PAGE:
San Francisco Landmarks
The Charles Lewis Hinkel House is an unusual example of transitional Second French Empire residential architecture built by Charles Lewis Hinkel (1847-1908), second generation of the Hinkel family, as his personal residence.
Charles Lewis Hinkel's father, Charles E. Hinkel, was a German native who had arrived in San Francisco in 1852 and went into business as a residential builder. Charles Lewis and his three sons and a grandson continued the house-building tradition into the fourth generation. Rows of Hinkel-built Italianate houses are evident from Pacific Heights, through the Western Addition and into Eureka Valley.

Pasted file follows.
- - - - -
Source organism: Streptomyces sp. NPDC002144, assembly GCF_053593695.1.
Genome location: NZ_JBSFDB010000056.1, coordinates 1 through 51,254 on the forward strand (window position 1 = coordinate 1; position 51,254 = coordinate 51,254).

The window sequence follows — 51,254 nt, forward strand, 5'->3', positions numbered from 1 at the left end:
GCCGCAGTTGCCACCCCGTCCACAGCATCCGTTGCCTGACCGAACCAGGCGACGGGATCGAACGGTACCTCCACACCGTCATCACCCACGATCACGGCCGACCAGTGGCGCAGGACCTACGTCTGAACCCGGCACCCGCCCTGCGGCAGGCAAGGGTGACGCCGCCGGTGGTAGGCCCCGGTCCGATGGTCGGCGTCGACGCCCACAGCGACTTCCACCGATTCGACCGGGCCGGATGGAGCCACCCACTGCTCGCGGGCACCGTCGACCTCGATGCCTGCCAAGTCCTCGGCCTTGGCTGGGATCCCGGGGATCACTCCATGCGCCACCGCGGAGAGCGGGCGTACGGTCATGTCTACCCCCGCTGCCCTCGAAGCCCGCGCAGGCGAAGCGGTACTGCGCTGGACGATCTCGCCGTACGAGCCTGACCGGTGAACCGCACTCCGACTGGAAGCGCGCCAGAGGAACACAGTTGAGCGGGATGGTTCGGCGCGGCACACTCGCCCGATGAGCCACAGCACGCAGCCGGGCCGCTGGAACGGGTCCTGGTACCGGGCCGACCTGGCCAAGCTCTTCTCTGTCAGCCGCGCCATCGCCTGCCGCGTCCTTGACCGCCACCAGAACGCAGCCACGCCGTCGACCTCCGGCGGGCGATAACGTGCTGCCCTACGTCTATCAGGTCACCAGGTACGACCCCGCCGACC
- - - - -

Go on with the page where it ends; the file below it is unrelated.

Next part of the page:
Charles Lewis built his home at 280 Divisadero on a lot that is large by San Francisco standards, 50 feet by 137.5 feet (the standard lot is 25 x 100).
He paid attention to quality design, with finished detailing on side and rear elevations. Interior finishings were of the quality a successful builder would select for his own home. The large lot allowed space for landscaping and a carriage house, completing the presentation of an intact nineteenth century residence.
The building remains a private residence.
Source: San Francisco Planning Commission Resolution No. 11390 dated 30 June 1988.